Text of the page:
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Chris Gemmer can tell you exactly when he realized he had brought home more than war stories from his five combat tours.

It was Memorial Day 2018, and a Navy SEAL was receiving the Medal of Honor for uncommon valor on the battlefield. That ceremony triggered in Chris Gemmer a sometimes suppressed memory of another Navy SEAL, a teammate of his, who didn’t make it back.

They were in Afghanistan together, in 2002, and in one of those things that happen in combat, Chris Gemmer went one way and his buddy went the other.

“I wasn’t there when whatever happened happened,” Chris Gemmer told me. “And I have had trouble dealing with that fact. If I had been there, would it have made a difference? Would he have made it?”

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These are the existential questions that the people we send to war face. They make a spontaneous decision to go one way in the battlefield and live with its consequences forever. Call it survivor’s guilt. Call it post-traumatic stress. But combine that with repeated blows to the head, and four years after Chris Gemmer retired as a master chief petty officer and highly decorated SEAL he was a hot mess.

“I’d walk out of the house and leave the sliding glass door wide open,” he said. “I left the stove on. I broke down emotionally. I couldn’t figure out what was going on.”

The traumatic brain injuries and stress that Gemmer had sustained during his 25-year military career, including four combat deployments to Afghanistan and one to Iraq, were smoldering in his head like a lit cigarette dropped into the cushions of a sofa.

The stigma that surrounds admitting you have the invisible wounds of war is high in the military’s regular units. The pressure on those in special operations — the elite units now shouldering most of the remaining burden in Afghanistan and beyond — is astronomical. The best of the best, the bravest of the brave are not supposed to acknowledge vulnerability on any level. They are trained to ignore or overcome the pain and stress that break ordinary people.

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But stigma kills. Suicides among those US military members serving in special operations tripled last year.

Gemmer got lucky when a senior officer heard from some former SEALs that he was struggling and called to recommend Home Base, the cutting-edge program operated by Massachusetts General Hospital and the Boston Red Sox that treats this very special corps of wounded warriors.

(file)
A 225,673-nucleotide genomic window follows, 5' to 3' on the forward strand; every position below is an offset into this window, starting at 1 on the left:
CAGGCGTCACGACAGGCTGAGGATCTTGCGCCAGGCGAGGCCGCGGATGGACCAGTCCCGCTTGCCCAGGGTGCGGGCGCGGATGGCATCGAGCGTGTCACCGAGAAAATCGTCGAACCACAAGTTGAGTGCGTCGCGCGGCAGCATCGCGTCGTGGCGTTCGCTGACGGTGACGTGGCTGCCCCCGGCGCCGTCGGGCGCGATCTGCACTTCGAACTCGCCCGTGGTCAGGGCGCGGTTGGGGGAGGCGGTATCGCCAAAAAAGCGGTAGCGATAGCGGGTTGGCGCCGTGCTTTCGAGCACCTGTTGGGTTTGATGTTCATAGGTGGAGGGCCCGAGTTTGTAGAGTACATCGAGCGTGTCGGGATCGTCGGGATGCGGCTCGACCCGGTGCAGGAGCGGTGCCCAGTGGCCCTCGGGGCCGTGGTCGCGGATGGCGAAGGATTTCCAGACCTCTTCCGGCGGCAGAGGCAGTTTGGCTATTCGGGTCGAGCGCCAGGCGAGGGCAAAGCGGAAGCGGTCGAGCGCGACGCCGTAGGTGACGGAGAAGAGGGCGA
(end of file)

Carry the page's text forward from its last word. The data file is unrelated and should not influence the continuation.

In January, Gemmer came to Boston from his home in Ohio and was treated for TBI in one program, and for post-traumatic stress in the two-week intensive clinical program that has become a national model.

He got better.

“I got my confidence back,” said Gemmer, 48, a physician’s assistant and father of three. “They reduced my physical pain and gave me hope.”

He is now a believer, spreading the good word of Home Base among SEALs and the wider veterans community.

“If you’re respected, word of mouth is the best way to get someone to come in,” said the very respected Gemmer.

On Friday night, Chris Gemmer and his strong and so-very patient wife, Jennifer, will return to Boston for the first time since his treatment. He will be there at Fenway Park on Saturday when what has become a signature event in the city, the 10th annual Run to Home Base, is held.

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He is a warrior, a SEAL, and so he tends to focus on the mission at hand, better at doing than talking. But he will speak at Fenway Park, offering something of a pep talk before everybody runs around a circuit of city streets before entering Fenway and crossing home plate. He will talk about how what he experienced in Boston, in the care of committed, competent professionals, allowed him to go back to Ohio, to be all he ever wanted to be besides a good sailor: a good father and husband.


Kevin Cullen is a Globe columnist. He can be reached at cullen@globe.com. Follow him on Twitter @GlobeCullen.